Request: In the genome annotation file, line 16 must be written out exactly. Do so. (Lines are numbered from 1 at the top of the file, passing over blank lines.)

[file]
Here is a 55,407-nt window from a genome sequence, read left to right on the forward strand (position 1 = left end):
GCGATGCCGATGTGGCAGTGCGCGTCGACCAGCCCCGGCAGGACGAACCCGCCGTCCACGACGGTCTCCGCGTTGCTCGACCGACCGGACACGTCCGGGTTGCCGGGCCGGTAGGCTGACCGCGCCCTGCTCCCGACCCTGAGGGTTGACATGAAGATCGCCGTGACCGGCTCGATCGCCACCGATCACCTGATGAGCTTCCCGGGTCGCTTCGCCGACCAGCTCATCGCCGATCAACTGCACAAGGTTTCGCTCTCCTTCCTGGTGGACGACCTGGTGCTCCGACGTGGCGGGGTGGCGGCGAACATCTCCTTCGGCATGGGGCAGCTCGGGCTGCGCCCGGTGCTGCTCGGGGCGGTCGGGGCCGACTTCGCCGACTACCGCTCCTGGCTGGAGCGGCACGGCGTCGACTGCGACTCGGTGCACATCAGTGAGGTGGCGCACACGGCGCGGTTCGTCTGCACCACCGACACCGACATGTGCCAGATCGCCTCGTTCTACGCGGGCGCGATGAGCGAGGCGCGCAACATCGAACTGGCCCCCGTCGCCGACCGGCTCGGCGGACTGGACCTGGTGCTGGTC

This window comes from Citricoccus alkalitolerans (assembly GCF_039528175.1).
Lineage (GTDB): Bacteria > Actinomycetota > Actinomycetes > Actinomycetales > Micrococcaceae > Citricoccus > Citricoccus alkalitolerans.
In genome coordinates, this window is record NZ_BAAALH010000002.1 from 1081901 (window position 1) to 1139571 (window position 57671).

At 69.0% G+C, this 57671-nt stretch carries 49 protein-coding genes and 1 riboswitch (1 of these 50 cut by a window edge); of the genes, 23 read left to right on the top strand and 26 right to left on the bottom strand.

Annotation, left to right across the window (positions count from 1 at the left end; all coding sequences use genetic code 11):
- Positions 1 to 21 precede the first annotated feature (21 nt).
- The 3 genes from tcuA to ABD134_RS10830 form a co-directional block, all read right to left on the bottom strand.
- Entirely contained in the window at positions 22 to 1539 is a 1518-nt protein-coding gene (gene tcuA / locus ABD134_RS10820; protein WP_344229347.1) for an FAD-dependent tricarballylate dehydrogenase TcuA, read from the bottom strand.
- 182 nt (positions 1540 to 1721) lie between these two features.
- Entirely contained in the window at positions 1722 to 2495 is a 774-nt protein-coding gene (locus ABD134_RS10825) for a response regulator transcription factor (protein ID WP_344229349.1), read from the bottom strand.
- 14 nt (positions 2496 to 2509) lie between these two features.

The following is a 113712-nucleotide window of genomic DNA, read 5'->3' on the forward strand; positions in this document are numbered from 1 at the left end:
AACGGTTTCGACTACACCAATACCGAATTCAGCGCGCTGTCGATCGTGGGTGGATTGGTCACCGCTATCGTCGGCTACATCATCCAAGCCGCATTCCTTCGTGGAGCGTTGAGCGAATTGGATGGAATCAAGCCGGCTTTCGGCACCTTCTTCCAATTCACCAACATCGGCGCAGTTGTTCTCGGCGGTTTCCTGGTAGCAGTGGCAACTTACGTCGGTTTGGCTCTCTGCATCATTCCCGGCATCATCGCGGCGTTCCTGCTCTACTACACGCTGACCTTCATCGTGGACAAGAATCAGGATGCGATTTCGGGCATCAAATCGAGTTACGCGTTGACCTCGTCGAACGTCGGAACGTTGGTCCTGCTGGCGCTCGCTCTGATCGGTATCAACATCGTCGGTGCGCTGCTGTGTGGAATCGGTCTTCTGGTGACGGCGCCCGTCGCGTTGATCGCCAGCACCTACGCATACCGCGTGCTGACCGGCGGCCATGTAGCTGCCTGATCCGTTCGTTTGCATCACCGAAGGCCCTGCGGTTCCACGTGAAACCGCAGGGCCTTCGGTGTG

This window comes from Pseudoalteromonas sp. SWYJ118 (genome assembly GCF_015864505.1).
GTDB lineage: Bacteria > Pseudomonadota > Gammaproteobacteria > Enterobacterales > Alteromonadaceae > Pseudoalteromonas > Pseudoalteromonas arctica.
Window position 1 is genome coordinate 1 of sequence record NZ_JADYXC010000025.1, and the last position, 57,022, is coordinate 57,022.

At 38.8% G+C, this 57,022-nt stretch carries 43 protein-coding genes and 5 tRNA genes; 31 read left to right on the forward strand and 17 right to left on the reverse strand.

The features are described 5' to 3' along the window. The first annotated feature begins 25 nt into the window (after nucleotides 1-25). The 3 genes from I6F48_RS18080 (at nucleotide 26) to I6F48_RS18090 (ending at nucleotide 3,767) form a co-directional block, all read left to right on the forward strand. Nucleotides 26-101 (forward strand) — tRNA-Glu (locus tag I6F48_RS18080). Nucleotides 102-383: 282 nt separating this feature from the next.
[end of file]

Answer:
This window comes from Pseudoalteromonas sp. SWYJ118 (genome assembly GCF_015864505.1).